Dutton took legal action against Waters, and she has now issued a public retraction of her comments and an apology.
“Apology to Peter Dutton On 25 February 2021 I published a media release on my website, posted on my Twitter account, and made in the course of a press conference false and defamatory statements that Peter Dutton is a rape apologist, that he has sought to conceal and dismiss 1/2
— Larissa Waters (@larissawaters) March 24, 2021
“I accept that there was no basis for those allegations and that they were false. I unreservedly apologise to Minister Dutton for the hurt, distress and damage to his reputation I have caused him,” Waters wrote on March 24.
Dutton, who once lambasted Facebook CEO Mark Zuckerberg saying the tech giant facilitated child sexual abuse on its platform, told 2GB radio that he sued Waters because her comments had crossed a line.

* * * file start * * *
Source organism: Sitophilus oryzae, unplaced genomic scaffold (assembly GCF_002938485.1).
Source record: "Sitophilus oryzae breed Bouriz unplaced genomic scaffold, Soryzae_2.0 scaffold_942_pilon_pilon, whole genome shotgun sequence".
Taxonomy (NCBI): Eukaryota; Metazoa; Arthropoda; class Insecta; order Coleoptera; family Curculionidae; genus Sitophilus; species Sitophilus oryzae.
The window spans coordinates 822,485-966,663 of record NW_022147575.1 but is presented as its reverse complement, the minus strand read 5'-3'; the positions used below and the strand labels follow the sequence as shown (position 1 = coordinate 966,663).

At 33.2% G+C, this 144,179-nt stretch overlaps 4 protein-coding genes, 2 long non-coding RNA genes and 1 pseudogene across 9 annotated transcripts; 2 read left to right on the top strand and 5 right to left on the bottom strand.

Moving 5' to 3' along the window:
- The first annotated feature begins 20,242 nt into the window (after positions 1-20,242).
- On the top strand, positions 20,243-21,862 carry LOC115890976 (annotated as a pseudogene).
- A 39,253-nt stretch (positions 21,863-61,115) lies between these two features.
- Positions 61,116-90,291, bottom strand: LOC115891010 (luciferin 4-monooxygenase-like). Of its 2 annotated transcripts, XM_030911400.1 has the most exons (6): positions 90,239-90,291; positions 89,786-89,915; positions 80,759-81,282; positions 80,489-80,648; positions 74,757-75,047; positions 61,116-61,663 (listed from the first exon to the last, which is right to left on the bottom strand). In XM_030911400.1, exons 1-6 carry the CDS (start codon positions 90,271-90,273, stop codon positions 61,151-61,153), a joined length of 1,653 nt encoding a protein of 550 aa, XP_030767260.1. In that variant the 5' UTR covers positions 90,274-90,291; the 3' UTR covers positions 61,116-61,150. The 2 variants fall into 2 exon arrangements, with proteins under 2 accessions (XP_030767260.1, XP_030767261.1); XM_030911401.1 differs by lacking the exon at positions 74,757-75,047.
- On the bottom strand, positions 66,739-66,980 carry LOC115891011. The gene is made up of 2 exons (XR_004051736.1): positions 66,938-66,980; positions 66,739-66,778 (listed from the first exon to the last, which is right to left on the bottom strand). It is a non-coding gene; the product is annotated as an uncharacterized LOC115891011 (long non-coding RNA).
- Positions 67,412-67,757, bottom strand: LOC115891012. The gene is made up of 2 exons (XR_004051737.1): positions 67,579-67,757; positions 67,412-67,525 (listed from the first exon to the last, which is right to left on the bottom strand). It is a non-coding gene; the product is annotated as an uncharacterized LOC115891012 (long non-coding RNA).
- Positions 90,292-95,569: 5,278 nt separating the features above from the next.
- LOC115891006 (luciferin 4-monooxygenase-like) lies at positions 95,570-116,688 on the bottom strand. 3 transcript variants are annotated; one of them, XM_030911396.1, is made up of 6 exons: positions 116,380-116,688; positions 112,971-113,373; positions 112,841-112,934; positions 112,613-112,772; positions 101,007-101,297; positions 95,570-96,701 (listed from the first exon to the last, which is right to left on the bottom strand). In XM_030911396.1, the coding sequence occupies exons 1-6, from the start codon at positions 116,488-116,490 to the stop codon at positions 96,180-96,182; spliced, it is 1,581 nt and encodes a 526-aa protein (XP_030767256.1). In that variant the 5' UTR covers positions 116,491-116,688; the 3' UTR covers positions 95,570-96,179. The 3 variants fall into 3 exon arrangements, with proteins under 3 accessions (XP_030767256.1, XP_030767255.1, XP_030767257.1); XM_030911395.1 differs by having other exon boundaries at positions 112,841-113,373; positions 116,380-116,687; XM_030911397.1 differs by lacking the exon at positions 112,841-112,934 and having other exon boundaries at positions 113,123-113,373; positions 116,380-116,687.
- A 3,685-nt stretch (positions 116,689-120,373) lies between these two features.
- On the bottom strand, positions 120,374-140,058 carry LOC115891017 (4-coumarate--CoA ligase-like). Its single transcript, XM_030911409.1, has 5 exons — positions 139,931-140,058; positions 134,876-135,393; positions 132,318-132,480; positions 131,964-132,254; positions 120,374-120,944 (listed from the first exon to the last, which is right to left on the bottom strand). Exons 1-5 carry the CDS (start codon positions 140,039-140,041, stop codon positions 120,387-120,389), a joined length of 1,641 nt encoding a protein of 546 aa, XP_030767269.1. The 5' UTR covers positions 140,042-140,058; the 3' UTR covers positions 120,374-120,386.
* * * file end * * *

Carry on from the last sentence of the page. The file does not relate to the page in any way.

“I’ve dedicated a lot of my public life to protecting women and children, and I’m very serious about it and her comments against me, I just thought, completely crossed the line,” he said.
He went on to say that Water’s comments fell outside the realm of responsible public debate.
“Criticise me and disagree with my point of view. I don’t have any problem with that. That’s a part of our democracy,” he said. “But I’m not going to be defamed in that way, and people should know that if they wanna do that, there’s a price to pay for it, and I think that’s appropriate.”
Dutton said the rules—and consequences—of the real world need to apply to anonymous social media users who promote false and damaging stories.
He noted that as a public figure, “there’s a lot of crap that I cop,” which he usually accepts. But he said there needed to be “a red line.”